Known primarily as an activist for the indigent insane, Dorothea Dix spent much of her life working on behalf of mental institutions and their inmates. During the American Civil War, she served as Superintendent of Army Nurses.
In 1821 she opened a school for girls in Boston, but poor health obliged her forced her to abandon her position. She spent two years with a Quaker family in England which opened her eyes to the work of social reform.
Dorothea Dix and the insane
Returning to Boston, despite receiving a generous inheritance, Dix was determined to work. She took up a post working in a Sunday School within a prison, and there was shocked at how abused and badly treated were the patients deemed insane. She spent two years visiting similar institutions and observing the same state of affairs in each. When she enquired into the harsh treatment, she was told, ‘the insane do not feel heat or cold’.
A detailed report submitted to the Massachusetts State paved the way for legislation to enlarge and improve facilities for the insane. She toured other states, pushing for reform in each, and continued her work in Britain and in Italy, where she even urged the pope, Pius IX, to see for himself the conditions suffered by Rome’s insane.
With the outbreak of the Civil War in 1861, Dorothea Dix, aged 59, worked for the Union Army as the superintendent of Union Army Nurses. Introducing women into what had been another male preserve, she used her organizational skills and determination to greatly improve army nursing care. Dix established guidelines for nurses that insisted that they be between the ages of 35 and 50, and be plain-looking. She required her nurses to wear dowdy black or brown dresses with no jewelry or cosmetics. (One such nurse, employed by Dix, was Louisa May Alcott, who would later write the perennial favorite, Little Women). Dix was of the opinion that younger, attractive women would be vulnerable to exploitation by the patients and doctors.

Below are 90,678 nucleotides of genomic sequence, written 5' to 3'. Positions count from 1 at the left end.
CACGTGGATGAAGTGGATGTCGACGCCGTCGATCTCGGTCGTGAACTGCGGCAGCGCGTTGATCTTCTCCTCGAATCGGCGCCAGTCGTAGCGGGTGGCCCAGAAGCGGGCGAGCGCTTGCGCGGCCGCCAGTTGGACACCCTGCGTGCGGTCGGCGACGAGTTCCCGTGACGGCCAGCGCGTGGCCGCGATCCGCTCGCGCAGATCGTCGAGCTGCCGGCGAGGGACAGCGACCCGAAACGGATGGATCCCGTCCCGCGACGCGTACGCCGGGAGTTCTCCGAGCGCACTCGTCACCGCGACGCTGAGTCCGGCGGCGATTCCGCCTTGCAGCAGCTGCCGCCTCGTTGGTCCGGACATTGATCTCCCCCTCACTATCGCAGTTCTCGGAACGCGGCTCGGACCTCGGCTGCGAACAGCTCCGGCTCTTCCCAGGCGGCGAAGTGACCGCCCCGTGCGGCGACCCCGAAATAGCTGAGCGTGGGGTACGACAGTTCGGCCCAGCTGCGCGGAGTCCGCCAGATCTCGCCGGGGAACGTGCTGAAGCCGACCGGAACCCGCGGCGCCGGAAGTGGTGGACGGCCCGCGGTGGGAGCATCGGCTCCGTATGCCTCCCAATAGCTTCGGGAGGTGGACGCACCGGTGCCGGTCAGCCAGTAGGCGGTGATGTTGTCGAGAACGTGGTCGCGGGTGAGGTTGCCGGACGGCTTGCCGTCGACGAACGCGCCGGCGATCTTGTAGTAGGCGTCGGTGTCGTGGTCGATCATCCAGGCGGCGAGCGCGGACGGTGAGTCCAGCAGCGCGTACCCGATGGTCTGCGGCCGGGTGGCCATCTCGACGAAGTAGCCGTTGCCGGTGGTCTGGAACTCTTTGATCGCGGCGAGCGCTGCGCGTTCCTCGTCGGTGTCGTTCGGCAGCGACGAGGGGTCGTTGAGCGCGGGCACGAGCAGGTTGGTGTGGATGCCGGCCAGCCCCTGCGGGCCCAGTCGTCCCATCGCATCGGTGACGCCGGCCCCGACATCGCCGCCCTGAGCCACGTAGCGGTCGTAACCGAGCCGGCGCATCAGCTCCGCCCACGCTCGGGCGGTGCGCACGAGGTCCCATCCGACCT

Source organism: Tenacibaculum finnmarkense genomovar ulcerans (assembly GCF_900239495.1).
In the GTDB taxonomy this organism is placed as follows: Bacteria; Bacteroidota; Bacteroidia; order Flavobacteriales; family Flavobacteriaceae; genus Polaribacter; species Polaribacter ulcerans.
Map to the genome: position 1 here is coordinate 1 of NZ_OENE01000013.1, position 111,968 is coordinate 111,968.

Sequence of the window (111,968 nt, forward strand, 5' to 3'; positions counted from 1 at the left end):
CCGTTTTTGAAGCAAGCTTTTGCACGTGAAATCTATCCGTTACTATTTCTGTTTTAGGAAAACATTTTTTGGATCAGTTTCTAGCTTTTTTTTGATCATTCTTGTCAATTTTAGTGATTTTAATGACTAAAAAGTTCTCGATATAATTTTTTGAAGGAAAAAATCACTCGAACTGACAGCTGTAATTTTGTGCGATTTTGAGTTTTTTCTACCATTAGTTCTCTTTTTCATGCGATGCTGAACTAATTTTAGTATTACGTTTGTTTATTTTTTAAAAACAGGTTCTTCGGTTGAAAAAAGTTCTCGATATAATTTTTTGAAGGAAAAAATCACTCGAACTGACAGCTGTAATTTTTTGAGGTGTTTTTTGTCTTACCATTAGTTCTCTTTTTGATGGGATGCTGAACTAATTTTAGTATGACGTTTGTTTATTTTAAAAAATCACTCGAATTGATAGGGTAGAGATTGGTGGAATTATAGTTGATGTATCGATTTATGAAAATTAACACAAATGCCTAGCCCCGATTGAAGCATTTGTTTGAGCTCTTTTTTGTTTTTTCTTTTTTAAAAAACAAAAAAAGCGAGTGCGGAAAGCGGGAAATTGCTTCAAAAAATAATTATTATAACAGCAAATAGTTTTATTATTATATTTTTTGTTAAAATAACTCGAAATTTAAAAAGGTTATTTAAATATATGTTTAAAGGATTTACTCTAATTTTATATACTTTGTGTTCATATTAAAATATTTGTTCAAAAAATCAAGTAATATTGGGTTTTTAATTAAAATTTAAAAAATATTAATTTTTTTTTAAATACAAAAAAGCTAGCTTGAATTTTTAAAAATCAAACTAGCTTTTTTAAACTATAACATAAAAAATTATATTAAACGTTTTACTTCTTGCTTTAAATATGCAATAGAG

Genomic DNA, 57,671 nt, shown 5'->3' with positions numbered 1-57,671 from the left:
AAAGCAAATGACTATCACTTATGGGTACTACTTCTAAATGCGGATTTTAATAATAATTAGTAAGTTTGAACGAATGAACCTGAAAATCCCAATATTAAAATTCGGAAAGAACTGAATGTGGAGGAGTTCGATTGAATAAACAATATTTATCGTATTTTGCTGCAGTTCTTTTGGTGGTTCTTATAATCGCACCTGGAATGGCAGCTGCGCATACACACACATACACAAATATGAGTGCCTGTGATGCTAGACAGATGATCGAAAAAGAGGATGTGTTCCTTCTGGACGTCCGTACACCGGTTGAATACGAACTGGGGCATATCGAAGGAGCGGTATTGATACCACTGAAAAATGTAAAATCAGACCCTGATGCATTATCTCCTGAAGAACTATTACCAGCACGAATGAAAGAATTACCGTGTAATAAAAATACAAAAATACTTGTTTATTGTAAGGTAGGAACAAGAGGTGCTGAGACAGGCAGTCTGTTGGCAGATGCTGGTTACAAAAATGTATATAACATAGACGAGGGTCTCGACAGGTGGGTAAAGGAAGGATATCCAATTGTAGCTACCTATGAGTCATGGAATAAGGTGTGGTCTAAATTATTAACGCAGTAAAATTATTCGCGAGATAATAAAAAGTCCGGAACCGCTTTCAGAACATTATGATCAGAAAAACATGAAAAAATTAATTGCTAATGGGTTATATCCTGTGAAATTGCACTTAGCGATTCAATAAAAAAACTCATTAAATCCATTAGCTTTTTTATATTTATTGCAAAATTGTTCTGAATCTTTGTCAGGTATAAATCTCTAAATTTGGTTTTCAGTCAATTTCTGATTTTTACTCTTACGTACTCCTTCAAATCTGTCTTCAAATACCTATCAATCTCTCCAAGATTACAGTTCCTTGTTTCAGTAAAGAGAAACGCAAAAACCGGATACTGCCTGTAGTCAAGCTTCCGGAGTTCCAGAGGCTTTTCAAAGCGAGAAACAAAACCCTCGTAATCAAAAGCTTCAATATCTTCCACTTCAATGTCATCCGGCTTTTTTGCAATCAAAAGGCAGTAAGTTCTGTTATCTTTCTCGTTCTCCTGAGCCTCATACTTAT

Constantly at odds with Army doctors over control of medical facilities and nursing staff, she also had to deal with doctors who were opposed to female nurses. The War Department issued an order giving Dix and the Surgeon General shared responsibility for hiring and firing of nurses, but put control of the assignment of employees in the hands of the doctors. This left Dix as little more than a figurehead and she resigned in August 1865. She later referred to the episode as a failure.
She was known for treating Union and Confederate patients equally, which did not sit well with many. When Robert E Lee retreated from his defeat at Gettysburg, more than 4,000 Confederate wounded had to be left behind. It was Dix’s nurses who looked after them.
After the war, Dix resumed her campaign to help prisoners, the disabled and the mentally ill. But in later years, her health began to fail. In 1881, she moved into the New Jersey State Hospital at Morris Plaines where the state had provided her with private rooms. She remained there as an invalid until her death on July 17, 1887.
Read more about the Civil War in The American Civil War In An Hour available in various digital formats and audio.
See also Clara Barton - Civil War nurse and founder of the American Red Cross